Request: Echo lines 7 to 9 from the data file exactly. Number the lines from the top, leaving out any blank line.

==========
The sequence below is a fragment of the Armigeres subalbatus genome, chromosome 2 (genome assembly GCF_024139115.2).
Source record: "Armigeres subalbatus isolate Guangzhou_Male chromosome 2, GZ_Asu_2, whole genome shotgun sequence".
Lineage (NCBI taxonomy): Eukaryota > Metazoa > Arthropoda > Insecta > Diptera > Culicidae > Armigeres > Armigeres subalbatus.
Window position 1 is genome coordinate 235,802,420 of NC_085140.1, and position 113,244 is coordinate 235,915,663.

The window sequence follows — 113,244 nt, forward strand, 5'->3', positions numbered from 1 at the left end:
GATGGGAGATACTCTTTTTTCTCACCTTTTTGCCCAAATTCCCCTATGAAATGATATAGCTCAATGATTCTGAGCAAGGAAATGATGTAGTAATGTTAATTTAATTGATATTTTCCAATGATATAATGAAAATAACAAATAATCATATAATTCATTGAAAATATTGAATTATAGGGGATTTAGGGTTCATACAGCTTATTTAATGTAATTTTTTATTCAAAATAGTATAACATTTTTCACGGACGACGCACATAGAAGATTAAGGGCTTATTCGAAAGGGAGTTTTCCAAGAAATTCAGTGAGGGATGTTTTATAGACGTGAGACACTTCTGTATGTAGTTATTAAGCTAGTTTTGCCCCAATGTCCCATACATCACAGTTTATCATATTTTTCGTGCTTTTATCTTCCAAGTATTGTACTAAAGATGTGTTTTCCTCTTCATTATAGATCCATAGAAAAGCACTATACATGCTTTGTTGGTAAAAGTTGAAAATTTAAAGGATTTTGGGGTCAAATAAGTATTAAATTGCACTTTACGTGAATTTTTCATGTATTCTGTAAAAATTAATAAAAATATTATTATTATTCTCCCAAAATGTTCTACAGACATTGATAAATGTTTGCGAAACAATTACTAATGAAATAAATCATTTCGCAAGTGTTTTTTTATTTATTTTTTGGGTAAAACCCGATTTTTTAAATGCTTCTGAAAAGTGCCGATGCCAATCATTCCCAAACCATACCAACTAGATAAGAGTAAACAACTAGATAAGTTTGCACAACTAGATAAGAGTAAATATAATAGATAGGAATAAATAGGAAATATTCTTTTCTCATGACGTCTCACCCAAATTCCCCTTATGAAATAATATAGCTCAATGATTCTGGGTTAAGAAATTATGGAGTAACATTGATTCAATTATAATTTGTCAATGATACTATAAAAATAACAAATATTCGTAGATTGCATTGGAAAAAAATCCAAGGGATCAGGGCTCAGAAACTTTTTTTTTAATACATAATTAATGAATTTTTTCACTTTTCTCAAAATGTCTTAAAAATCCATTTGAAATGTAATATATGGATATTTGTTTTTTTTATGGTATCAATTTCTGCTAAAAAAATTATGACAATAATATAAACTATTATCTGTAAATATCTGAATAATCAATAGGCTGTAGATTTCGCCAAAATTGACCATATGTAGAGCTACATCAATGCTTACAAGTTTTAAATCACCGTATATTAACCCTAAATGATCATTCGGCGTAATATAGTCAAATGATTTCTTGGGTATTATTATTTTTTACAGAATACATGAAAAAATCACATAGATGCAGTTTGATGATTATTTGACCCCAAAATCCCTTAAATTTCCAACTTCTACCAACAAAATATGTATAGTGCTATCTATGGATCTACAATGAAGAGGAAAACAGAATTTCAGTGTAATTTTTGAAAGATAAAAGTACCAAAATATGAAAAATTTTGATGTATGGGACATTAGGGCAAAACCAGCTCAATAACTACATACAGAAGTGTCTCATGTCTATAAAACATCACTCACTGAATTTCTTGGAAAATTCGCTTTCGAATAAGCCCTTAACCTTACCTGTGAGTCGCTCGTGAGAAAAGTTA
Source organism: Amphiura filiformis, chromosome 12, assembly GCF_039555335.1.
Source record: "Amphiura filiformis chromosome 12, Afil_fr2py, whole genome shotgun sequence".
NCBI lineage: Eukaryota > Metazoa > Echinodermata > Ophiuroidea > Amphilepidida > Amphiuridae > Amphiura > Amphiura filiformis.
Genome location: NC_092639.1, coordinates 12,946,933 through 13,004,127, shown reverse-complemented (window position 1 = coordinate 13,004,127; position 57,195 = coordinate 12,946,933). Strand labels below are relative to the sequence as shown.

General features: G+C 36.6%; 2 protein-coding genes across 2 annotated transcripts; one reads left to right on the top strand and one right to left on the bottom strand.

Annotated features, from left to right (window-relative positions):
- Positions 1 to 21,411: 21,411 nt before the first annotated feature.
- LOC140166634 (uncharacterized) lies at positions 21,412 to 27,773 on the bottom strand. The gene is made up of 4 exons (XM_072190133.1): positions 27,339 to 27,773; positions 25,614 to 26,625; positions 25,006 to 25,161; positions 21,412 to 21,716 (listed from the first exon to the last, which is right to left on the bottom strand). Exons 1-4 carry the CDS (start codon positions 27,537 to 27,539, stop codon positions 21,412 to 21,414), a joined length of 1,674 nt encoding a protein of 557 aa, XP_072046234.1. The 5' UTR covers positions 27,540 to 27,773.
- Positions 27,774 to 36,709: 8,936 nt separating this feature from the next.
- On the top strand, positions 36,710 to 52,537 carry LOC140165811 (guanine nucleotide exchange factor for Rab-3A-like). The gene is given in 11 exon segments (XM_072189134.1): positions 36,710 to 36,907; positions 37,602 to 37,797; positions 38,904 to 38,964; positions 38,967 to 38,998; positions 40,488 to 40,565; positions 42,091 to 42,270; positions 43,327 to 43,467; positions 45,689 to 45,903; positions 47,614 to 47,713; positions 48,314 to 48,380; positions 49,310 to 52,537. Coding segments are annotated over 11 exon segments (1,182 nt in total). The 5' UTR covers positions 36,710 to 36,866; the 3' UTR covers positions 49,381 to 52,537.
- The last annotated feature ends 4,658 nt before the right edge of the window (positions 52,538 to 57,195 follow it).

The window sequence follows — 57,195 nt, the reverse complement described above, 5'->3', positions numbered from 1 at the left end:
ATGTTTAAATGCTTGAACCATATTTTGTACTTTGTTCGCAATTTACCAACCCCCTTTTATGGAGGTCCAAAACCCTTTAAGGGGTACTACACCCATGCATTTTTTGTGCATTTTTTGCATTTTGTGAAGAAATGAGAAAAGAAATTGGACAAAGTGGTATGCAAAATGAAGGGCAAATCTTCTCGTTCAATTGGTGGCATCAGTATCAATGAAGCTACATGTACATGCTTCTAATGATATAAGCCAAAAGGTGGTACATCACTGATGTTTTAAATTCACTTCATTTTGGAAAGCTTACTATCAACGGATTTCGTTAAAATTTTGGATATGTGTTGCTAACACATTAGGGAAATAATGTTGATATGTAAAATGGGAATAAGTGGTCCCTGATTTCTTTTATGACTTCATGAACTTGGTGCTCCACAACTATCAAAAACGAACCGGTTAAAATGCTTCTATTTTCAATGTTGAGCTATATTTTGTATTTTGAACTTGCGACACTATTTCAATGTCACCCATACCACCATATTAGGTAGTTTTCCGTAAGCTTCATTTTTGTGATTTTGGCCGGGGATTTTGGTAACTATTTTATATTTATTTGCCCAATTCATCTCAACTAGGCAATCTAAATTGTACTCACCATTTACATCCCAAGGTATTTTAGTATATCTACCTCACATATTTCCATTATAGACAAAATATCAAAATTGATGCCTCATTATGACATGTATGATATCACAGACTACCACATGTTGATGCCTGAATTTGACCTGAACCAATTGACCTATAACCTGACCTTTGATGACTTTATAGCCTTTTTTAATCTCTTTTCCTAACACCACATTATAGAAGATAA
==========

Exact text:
Source organism: Amphiura filiformis, chromosome 12, assembly GCF_039555335.1.
Source record: "Amphiura filiformis chromosome 12, Afil_fr2py, whole genome shotgun sequence".
NCBI lineage: Eukaryota > Metazoa > Echinodermata > Ophiuroidea > Amphilepidida > Amphiuridae > Amphiura > Amphiura filiformis.